AR-News: Animal Activists Plead Not Guilty
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Thu Jun 17 19:39:39 EDT 2004
Newark Star-Ledger - Wednesday, June 16, 2004
Animal rights activists deny targeting lab
7 say they didn't push violence at test site
BY JOHN P. MARTIN AND BRIAN T. MURRAY, Star-Ledger Staff
Seven animal rights activists pleaded not guilty yesterday to charges that they promoted violence and vandalism against a research company that tests chemicals on thousands of animals at a New Jersey lab each year.
The 10-minute arraignment drew about 30 protesters to the federal courthouse in Trenton, and prompted the U.S. Marshal's Office to heighten security in and around the building. But the demonstration was peaceful and the court proceeding ended without incident.
The defendants, members of the group Stop Huntingdon Animal Cruelty, were indicted last month on charges of conspiring to commit animal enterprise terrorism, an offense punishable by three years in prison. Prosecutors contend the defendants encouraged and in some cases planned attacks to intimidate the research company Huntingdon Life Sciences, its clients or associates.
Huntingdon uses thousands of animals -- mainly rats, but also dogs and monkeys -- to conduct product safety tests each year for its clients, primarily pharmaceutical and chemical manufacturers. The company is based in London, but performs most of the tests at a laboratory in Franklin Township, Somerset County.
In 1999, opponents formed SHAC and vowed to shut down the company. The indictment contends the group posted an online list of "Top 20 Terror Tactics" that encouraged attacks, threatening letters and phone calls, e-mail "bombs" to crash computers and home invasions against Huntingdon employees and business associates. Most of the actual incidents alleged to have occurred were acts of vandalism.
The charges represents a rare prosecution under a federal law enacted to respond to what critics said was an upsurge in violent animal rights activity. Members of such groups say the prosecution could be a test case for how far the government can go in policing activism.
U.S. District Judge Mary Cooper tentatively set an Aug. 17 trial date, but attorneys said they probably will ask for an extension.
Executive Assistant U.S. Attorney Charles McKenna, who is prosecuting the case, said the evidence includes phone wiretaps and surveillance that yielded 440 audio cassettes and 50 videotapes. He told the judge that the case, "in many aspects, isn't the standard case."
Five of the seven defendants had lived until recently in central New Jersey, not far from the Huntingdon lab. The others hail from Long Island and Washington state. Almost all are in their mid-20s.
One, Darius Fullmer, is a paramedic. Another, John McGee, is a first-year law school student at Rutgers University. A third, Andrew Stepanian, was a student at the C.W. Post campus of Long Island University, his attorney said last month. The others -- Kevin Kjonaas, Lauren Gazzola, Jacob Conroy and Joshua Harper -- are "social justice volunteers," according to online statements from the group.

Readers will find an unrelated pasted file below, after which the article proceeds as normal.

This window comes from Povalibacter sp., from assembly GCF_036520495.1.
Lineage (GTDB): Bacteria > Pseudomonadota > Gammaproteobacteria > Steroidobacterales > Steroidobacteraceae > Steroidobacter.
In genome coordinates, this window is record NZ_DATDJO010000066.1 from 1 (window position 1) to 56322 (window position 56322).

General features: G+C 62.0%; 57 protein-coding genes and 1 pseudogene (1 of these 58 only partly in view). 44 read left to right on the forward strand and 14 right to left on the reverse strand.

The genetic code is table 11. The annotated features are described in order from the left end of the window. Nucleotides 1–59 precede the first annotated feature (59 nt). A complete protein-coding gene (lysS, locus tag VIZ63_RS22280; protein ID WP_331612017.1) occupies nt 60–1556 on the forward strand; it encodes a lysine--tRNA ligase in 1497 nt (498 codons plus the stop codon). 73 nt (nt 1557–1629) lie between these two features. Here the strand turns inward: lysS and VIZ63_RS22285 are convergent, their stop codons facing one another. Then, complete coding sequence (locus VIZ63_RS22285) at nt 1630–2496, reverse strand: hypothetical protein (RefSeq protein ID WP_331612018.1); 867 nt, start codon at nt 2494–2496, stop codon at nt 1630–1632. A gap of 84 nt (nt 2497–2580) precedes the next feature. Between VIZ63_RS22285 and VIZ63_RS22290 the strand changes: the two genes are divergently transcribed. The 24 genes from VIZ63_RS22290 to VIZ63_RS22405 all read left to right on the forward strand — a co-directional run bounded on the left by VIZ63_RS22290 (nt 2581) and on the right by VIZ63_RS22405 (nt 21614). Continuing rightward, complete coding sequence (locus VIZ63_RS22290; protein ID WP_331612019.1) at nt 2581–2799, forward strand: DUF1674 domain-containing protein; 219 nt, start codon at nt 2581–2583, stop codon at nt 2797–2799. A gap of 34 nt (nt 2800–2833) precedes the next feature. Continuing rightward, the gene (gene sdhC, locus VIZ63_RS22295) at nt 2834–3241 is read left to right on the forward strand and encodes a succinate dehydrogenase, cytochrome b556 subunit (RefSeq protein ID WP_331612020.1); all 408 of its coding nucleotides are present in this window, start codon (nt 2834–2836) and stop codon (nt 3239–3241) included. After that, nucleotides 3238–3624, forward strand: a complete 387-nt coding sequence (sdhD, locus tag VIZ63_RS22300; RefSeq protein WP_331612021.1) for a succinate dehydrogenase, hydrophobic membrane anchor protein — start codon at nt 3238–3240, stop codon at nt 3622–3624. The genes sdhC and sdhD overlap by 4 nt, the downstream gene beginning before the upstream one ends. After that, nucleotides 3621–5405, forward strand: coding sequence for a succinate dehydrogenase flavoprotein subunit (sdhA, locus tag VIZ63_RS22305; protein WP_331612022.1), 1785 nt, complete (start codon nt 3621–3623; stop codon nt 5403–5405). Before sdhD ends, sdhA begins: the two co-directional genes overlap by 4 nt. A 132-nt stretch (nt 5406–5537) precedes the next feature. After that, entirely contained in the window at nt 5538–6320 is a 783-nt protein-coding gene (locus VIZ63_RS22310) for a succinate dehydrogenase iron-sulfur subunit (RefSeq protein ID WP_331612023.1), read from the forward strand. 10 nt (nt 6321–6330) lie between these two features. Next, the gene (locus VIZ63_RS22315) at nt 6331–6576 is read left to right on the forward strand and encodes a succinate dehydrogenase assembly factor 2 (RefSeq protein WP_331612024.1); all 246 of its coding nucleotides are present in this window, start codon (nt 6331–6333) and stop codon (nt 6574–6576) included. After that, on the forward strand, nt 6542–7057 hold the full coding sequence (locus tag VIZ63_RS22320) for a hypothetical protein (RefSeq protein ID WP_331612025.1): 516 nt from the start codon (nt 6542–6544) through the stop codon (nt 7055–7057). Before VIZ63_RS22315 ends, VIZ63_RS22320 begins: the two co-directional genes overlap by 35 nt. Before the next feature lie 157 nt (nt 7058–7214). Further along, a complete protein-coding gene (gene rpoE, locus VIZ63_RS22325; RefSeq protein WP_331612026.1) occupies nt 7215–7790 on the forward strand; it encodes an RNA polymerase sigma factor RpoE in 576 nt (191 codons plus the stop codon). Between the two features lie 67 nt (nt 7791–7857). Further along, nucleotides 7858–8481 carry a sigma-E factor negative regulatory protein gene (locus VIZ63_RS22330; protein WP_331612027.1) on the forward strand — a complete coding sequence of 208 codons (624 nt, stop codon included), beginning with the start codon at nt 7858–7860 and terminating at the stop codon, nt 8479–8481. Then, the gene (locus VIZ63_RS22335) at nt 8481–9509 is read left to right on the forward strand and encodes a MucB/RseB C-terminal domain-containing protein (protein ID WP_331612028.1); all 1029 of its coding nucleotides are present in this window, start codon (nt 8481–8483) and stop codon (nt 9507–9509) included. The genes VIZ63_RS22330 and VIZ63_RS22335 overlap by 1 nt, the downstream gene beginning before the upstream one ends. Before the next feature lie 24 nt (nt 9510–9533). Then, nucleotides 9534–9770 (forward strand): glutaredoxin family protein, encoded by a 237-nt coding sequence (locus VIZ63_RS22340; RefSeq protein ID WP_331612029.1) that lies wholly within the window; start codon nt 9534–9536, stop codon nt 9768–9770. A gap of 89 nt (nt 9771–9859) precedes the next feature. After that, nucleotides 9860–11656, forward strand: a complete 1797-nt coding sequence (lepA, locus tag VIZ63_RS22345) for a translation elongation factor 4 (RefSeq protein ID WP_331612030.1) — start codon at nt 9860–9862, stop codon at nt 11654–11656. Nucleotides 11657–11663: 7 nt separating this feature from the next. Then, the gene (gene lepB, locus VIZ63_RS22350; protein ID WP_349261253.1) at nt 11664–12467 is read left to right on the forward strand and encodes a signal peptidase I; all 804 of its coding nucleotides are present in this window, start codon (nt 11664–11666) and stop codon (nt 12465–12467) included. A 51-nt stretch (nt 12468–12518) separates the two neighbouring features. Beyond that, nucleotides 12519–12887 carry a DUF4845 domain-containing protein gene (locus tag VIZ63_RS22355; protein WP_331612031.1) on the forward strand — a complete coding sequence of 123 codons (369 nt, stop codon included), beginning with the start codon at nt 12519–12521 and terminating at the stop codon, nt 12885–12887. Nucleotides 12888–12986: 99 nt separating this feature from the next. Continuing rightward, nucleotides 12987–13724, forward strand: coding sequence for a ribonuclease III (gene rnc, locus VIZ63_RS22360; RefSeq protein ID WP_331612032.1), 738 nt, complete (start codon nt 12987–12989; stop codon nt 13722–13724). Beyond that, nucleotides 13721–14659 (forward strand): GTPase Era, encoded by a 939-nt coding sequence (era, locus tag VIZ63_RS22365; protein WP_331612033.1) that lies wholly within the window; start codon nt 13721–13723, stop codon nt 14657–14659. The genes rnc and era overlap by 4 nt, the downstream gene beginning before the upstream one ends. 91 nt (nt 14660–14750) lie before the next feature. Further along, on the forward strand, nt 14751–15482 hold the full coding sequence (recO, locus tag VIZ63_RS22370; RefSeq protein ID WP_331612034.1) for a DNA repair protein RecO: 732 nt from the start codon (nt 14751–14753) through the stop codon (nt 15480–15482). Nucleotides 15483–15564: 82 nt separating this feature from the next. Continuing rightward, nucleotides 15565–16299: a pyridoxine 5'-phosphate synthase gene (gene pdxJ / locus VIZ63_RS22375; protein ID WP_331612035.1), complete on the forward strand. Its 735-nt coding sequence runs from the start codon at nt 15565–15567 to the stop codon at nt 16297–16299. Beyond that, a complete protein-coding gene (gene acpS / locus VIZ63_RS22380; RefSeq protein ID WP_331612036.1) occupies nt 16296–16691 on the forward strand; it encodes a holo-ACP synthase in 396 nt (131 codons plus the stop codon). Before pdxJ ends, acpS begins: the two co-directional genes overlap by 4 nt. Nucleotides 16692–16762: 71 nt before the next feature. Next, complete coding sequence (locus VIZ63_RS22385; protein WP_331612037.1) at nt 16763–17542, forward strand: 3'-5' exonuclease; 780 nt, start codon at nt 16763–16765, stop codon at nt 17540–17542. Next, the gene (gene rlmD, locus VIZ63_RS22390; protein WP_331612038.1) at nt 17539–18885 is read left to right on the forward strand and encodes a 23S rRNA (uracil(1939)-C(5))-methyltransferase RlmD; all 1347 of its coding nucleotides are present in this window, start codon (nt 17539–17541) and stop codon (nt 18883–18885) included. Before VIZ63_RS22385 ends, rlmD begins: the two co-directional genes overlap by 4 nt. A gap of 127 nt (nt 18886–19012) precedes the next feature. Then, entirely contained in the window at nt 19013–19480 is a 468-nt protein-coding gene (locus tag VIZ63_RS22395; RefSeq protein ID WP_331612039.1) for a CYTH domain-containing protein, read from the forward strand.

Each entered identical not-guilty pleas yesterday. They declined to discuss the case, but are planning a multistate speaking tour to highlight their arrests.
Cooper approved court-appointed attorneys for each, but several private defense attorneys said after the hearing that they plan to ask the judge to let them represent the defendants for free.
"This case is about First Amendment practices in the 21st century, the use of modern technology, the freedom to use Web sites to speak for any cause," said Andrew Erba, a Cherry Hill attorney who said he has represented civil rights groups before. Erba said he expected to represent Kjonaas, 26, who calls himself the president of SHAC-USA.
Attorney Daniel Perez said he has advised Gazzola for more than a year and intends to represent her at trial. Perez said the group did nothing more than advocate protection for laboratory animals.
"All these people are really accused of is running a Web site that reports on the activities of the animal rights movement and supports direct action," Perez said. "They did not engage in illegal activity. They exercised their rights to free speech. So when I read the indictment, my reaction is, where's the beef? Or maybe I should say: Where's the tofu?"
The free speech issue was a favorite for the protesters who toted signs and chanted slogans for about an hour before yesterday's hearing. Armed U.S. Marshals ringed the building, with riot gear stored inside the entrance alcove just in case.
"I came here because this is a travesty of justice," said David Lambon, 31, of Norristown, Pa. Lambon said he was an independent activist and a college student "between schools."
"This case is about more than just SHAC," said Camille Hankins of New York Animal Rights Activists, who led chants outside the courthouse with a bullhorn yesterday. "It's about the right to engage in community activism everywhere."
John P. Martin covers federal courts and law enforcement. He can be reached at jmartin at starledger.com or (973) 622-3405.
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